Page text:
To date, very few authors [2728293031] have studied heat transfer in two-dimensional hydromagnetic convection flow in porous circular pipes/channels.

Again, their results are not analytical and are obtained through FLUENT software or numerical methods. Therefore, in this case, analytical results are necessary and we aim to examine the analytical solution for the two-dimensional heat transfer effects in a circular pipe under externally applied uniform suction and magnetic field on the surface of the circular pipe.

The transformed, non-dimensional boundary value problem is solved by the powerful Homotopy Analysis Method (HAM) [38], which offers excellent flexibility and convergence features for non-linear ODE resolution. The method was successfully applied to a number of interesting problems [394041424344]. The present study relates to MHD energy systems.

Conclusions

Analytical solutions for the thermal transfer of viscous magneto-hydrodynamic pipe flow using the homotopy analysis method (HAM) have been presented. Viscous heating, Mhd and suction/injection effects of the wall have been included. A HAM convergence study was also carried out to guarantee the robustness of the series solutions. The calculations showed that:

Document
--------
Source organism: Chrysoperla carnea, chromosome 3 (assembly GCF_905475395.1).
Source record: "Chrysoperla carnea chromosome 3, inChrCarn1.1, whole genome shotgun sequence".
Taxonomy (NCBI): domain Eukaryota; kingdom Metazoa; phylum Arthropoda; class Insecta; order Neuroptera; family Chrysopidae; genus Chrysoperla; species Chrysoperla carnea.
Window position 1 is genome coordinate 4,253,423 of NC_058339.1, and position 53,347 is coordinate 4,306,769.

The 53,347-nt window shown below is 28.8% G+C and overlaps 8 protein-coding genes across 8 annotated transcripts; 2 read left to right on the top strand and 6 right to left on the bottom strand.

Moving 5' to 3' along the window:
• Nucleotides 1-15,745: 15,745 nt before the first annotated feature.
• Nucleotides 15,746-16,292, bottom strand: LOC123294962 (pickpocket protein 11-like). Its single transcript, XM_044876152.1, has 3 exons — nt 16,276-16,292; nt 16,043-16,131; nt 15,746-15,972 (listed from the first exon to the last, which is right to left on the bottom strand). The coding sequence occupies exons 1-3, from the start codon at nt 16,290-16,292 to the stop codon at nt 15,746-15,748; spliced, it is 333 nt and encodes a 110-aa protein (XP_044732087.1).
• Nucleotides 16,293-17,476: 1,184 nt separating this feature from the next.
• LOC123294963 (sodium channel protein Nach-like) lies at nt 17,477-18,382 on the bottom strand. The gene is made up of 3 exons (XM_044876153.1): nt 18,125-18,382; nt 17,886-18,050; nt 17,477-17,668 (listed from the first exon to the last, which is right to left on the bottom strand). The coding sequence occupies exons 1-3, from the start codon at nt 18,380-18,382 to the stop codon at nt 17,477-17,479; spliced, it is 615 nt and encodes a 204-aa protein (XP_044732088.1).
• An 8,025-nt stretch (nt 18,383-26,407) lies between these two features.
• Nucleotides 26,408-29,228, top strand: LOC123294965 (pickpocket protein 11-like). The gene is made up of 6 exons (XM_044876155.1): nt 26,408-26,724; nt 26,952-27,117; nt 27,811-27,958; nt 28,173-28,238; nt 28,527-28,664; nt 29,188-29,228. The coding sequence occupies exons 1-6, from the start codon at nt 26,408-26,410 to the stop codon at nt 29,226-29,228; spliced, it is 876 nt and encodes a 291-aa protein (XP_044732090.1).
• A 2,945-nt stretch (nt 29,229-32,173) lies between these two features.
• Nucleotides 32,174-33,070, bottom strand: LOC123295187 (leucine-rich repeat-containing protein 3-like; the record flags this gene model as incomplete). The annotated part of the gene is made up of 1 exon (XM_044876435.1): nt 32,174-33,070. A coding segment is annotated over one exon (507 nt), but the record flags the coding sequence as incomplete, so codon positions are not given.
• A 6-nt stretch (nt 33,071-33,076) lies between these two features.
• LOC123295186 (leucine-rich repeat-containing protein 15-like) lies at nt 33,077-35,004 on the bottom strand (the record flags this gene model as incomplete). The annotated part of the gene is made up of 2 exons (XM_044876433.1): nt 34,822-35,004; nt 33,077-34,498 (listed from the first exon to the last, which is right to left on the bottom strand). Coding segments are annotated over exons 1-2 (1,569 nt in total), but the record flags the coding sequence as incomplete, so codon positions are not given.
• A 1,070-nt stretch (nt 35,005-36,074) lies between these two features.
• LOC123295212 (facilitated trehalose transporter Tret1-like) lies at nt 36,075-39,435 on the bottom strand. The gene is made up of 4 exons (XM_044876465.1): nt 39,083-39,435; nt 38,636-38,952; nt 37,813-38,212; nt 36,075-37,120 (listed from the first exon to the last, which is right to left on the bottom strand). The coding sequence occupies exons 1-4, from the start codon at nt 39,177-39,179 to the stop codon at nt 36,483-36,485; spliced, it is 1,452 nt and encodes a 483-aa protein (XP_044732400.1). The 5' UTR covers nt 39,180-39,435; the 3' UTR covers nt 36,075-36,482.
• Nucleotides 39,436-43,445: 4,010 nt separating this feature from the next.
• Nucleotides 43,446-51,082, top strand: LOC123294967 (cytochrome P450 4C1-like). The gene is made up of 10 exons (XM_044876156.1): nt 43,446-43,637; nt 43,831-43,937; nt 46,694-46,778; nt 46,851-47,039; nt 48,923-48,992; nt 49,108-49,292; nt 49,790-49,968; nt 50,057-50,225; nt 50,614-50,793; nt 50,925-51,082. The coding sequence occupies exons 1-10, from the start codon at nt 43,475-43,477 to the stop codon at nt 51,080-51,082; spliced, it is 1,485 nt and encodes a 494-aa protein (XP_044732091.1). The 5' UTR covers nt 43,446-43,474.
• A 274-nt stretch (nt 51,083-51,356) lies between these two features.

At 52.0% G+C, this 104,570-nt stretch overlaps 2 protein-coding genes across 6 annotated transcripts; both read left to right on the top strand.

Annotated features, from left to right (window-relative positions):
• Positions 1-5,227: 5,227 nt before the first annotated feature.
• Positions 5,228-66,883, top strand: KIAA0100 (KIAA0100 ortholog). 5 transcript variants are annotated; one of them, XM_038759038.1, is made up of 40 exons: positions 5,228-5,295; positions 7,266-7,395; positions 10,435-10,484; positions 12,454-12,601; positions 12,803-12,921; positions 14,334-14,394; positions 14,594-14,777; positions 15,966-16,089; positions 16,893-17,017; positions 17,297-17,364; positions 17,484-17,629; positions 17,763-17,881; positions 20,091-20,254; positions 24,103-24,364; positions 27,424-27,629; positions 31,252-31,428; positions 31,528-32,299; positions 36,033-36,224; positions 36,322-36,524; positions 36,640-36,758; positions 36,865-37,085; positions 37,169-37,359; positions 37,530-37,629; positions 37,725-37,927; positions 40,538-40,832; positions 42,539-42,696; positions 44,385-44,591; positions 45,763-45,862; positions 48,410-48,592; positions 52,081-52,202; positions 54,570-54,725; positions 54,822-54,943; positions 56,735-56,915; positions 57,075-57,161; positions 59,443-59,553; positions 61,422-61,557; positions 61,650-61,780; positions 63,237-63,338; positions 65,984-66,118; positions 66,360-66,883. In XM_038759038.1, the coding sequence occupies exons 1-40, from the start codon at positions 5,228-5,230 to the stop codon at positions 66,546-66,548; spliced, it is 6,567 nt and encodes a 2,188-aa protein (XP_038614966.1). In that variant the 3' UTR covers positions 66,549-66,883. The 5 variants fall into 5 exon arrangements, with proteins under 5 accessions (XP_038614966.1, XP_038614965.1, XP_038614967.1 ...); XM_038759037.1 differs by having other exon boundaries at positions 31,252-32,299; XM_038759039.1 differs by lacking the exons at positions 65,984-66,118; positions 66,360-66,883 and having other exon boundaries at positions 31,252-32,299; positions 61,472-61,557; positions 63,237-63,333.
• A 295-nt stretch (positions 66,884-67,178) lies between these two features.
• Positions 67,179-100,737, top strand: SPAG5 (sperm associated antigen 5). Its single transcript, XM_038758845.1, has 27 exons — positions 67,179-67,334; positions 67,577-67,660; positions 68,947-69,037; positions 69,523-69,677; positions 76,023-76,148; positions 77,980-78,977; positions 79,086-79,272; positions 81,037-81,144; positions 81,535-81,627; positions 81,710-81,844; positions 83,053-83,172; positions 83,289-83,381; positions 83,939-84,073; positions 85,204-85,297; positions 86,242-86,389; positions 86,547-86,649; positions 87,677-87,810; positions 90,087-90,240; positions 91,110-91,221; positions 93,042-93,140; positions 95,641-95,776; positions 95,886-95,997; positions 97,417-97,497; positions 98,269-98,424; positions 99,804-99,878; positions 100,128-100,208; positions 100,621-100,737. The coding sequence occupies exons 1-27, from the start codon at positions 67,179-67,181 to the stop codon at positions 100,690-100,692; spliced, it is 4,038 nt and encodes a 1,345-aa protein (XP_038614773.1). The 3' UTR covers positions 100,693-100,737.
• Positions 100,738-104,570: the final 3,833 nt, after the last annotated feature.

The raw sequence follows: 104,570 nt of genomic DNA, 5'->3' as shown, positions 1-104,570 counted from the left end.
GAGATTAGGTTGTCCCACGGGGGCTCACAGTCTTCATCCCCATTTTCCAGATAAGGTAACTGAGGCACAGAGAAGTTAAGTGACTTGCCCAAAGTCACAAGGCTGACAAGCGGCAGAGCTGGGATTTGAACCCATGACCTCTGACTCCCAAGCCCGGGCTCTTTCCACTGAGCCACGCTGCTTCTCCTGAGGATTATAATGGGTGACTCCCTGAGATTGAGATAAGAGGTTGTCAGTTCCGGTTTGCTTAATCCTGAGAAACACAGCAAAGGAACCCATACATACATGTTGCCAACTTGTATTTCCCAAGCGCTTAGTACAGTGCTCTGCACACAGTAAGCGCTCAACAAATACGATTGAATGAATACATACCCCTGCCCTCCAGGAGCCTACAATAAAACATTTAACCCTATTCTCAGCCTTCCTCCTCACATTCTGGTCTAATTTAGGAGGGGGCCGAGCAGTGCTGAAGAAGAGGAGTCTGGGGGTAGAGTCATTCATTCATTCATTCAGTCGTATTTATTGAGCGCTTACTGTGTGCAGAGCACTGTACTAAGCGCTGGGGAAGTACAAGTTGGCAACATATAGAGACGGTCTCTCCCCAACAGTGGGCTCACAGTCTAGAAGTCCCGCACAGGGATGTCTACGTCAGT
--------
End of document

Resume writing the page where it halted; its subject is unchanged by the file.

• ➢ Increasing magnetic body force parameter quickens the radial flow while it will in general decelerate axial flow.
  • ➢ Increasing the magnetic parameter improves temperatures since it produces thermal energy dissemination attributable to the additional work required to drag the liquid against the magnetic field the pivotal way.
  • ➢ Increasing suction Reynolds number decelerates the axial flow and upgrades the radial flow.
  • ➢ With expanding Eckert number, the temperature along the outspread course is diminishing while with expanding Prandtl number it is raised.
  • ➢ Skin friction is almost constant after a certain range of suction Reynolds number for all magnetic parameter values i.e. for low Reynolds numbers, the effect of magnetic parameter is significant.

More information: Eva Cosoroaba et al. 3D multiphysics simulation and analysis of a low temperature liquid metal magnetohydrodynamic power generator prototype, Sustainable Energy Technologies and Assessments (2019). DOI: 10.1016/j.seta.2019.05.012